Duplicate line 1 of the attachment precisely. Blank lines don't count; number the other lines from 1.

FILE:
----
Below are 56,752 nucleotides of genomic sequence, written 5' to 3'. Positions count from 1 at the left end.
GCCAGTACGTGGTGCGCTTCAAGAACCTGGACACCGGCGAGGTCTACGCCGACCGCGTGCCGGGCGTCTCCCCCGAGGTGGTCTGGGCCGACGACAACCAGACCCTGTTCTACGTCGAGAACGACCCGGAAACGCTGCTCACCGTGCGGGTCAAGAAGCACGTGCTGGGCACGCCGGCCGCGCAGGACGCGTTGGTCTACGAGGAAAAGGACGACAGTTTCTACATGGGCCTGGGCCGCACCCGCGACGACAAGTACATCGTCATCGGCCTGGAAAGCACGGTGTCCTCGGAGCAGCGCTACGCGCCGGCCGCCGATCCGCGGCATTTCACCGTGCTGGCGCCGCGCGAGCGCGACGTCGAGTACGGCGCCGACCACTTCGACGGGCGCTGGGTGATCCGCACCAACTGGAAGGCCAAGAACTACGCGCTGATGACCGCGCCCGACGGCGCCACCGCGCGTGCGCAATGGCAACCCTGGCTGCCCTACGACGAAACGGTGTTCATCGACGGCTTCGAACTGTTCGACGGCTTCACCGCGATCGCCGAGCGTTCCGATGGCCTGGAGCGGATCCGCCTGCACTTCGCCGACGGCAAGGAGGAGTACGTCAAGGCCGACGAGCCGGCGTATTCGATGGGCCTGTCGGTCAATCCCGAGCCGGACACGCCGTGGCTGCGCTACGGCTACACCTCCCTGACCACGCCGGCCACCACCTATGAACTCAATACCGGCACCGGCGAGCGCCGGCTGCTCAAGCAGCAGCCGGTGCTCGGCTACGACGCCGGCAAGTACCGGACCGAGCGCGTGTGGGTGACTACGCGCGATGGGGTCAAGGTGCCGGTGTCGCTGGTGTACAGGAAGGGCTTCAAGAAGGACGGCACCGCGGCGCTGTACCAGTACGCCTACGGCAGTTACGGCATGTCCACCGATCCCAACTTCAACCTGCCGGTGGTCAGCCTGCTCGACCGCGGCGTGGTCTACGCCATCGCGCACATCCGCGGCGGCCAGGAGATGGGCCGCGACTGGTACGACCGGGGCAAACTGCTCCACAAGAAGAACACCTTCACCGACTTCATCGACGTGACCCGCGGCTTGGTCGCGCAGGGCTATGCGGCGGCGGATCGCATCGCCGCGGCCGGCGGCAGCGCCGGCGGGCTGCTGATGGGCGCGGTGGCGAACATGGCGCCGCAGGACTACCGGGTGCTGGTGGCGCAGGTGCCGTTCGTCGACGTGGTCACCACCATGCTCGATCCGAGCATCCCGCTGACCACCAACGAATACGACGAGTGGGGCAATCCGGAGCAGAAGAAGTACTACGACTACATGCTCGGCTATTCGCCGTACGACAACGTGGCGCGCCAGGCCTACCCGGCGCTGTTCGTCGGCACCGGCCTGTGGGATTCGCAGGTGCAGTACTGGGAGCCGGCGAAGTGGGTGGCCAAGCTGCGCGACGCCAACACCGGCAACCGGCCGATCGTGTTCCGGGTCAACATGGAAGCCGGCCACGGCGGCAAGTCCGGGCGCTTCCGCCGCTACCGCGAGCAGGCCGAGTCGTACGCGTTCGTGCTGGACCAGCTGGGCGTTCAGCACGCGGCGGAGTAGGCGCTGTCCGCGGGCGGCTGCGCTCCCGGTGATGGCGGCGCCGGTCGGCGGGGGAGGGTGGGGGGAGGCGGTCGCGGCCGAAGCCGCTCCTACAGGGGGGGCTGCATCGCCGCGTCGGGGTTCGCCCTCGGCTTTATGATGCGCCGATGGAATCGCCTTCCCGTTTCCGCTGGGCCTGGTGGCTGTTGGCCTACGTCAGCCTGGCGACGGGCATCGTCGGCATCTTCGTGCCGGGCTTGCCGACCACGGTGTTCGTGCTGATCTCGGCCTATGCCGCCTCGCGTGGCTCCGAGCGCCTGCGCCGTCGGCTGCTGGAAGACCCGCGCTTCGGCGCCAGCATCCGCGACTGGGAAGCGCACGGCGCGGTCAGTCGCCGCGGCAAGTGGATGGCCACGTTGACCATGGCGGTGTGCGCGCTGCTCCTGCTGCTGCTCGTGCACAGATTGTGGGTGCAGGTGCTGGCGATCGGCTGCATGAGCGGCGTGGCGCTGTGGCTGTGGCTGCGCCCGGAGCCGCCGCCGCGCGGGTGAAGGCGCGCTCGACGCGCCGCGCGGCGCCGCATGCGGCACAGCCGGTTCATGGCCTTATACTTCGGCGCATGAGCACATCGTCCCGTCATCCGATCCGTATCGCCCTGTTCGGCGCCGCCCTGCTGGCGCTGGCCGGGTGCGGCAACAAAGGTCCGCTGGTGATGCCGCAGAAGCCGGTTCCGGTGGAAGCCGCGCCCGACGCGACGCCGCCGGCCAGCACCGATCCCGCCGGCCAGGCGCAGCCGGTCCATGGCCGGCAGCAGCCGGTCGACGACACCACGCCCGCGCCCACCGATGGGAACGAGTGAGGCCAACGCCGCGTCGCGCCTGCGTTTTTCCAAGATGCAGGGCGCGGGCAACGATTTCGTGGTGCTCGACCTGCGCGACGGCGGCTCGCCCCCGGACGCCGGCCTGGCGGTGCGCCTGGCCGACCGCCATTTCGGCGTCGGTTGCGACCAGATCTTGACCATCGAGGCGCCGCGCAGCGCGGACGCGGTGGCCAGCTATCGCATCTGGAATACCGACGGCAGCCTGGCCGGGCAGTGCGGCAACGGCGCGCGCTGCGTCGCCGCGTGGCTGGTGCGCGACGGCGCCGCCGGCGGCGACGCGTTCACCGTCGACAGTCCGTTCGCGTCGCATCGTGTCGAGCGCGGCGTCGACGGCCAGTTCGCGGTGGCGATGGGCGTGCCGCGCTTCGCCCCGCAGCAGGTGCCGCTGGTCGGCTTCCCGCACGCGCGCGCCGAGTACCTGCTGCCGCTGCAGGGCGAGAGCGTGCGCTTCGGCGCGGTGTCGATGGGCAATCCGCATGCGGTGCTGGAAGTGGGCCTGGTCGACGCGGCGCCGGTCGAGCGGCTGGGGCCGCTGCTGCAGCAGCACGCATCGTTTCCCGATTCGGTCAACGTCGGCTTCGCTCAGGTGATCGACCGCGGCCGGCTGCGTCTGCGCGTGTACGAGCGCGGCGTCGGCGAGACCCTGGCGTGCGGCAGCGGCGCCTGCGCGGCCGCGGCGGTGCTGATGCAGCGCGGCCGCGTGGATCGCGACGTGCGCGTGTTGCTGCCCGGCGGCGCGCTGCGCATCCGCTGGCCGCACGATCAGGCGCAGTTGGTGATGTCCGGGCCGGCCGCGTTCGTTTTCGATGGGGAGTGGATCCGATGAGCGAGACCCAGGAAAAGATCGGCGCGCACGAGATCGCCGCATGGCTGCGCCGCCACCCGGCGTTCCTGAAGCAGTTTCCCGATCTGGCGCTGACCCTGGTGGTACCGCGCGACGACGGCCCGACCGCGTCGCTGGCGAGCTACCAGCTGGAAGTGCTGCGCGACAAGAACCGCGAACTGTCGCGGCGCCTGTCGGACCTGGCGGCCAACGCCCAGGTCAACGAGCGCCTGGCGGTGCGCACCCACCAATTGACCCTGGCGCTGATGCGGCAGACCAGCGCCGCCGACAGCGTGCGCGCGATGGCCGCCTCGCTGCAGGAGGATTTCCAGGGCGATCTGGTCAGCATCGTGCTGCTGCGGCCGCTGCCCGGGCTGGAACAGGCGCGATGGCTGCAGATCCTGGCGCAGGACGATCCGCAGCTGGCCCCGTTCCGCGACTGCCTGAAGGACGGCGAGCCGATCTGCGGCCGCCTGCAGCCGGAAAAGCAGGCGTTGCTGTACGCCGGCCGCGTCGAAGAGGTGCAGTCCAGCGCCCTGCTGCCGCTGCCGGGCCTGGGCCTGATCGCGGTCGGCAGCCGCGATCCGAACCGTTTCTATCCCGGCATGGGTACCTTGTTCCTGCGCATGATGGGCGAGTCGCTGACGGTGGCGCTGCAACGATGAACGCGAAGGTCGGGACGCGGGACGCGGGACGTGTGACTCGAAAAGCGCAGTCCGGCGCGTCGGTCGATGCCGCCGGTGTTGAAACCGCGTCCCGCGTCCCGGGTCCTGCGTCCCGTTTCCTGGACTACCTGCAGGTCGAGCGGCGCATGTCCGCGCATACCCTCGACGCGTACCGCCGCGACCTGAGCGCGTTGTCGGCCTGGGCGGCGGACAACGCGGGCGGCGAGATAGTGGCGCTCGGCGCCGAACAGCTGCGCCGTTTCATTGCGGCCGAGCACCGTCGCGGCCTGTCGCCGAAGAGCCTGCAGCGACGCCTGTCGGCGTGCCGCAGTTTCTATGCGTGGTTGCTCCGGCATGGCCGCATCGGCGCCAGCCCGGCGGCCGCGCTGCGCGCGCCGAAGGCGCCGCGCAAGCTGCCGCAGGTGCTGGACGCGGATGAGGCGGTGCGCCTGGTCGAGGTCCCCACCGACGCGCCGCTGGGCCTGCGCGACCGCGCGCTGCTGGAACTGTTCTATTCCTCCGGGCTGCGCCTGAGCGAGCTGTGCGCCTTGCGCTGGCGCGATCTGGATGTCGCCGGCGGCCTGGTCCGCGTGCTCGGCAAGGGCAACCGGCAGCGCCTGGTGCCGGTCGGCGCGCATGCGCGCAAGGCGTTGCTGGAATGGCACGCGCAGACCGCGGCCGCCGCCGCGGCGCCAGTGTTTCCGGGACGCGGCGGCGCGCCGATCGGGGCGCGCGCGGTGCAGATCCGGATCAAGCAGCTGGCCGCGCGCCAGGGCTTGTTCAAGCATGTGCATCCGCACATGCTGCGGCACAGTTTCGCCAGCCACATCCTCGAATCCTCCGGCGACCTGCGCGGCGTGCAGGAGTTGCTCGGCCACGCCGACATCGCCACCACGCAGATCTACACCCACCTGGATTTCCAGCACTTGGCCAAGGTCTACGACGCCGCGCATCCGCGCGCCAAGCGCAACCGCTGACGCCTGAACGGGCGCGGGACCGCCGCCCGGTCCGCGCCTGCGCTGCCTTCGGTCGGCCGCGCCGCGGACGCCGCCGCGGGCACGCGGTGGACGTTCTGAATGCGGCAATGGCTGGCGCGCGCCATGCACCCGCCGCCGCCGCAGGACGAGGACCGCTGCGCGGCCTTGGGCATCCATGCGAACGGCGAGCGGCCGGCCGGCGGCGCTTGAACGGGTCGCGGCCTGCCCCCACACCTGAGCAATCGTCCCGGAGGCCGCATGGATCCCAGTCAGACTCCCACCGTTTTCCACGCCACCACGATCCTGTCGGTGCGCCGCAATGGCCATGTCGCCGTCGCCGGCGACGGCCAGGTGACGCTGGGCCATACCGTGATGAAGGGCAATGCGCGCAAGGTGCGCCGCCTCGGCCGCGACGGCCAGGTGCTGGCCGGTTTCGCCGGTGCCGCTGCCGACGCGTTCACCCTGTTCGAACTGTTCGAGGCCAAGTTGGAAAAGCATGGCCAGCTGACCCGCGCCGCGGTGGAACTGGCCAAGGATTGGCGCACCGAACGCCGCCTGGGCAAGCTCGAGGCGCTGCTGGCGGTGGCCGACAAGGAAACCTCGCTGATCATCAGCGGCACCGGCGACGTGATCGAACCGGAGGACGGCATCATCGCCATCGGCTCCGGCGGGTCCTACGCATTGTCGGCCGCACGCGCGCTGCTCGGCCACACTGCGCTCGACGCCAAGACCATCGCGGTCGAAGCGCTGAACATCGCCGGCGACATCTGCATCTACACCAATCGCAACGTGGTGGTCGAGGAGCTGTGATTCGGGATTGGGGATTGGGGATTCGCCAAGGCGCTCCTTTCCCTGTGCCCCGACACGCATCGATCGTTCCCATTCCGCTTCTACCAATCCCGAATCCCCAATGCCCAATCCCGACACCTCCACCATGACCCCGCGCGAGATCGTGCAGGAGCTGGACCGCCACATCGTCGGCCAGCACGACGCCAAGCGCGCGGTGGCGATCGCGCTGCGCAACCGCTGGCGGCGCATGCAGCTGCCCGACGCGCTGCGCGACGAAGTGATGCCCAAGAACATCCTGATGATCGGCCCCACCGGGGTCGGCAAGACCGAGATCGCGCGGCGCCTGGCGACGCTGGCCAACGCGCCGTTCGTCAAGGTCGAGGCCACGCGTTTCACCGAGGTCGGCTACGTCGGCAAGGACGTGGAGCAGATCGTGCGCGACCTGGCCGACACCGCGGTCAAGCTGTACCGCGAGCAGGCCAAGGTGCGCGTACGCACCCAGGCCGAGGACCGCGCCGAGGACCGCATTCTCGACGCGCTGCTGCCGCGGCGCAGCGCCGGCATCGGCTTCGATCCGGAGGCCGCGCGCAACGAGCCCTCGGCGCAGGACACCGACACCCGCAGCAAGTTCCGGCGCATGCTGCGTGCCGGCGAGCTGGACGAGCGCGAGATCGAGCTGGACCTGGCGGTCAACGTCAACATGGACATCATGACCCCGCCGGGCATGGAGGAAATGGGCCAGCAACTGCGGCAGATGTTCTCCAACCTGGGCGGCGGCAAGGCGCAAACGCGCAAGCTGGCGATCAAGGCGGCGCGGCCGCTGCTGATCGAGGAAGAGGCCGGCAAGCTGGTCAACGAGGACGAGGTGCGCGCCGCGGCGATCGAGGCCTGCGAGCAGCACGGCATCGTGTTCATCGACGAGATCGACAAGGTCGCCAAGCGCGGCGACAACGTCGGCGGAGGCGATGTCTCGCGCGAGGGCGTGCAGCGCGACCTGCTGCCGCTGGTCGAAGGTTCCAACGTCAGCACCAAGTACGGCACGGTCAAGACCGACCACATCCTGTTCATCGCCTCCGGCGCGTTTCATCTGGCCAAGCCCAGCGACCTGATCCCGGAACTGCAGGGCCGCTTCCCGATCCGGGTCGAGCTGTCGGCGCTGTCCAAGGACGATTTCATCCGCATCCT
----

Below are 56,752 nucleotides of genomic sequence, written 5' to 3'. Positions count from 1 at the left end.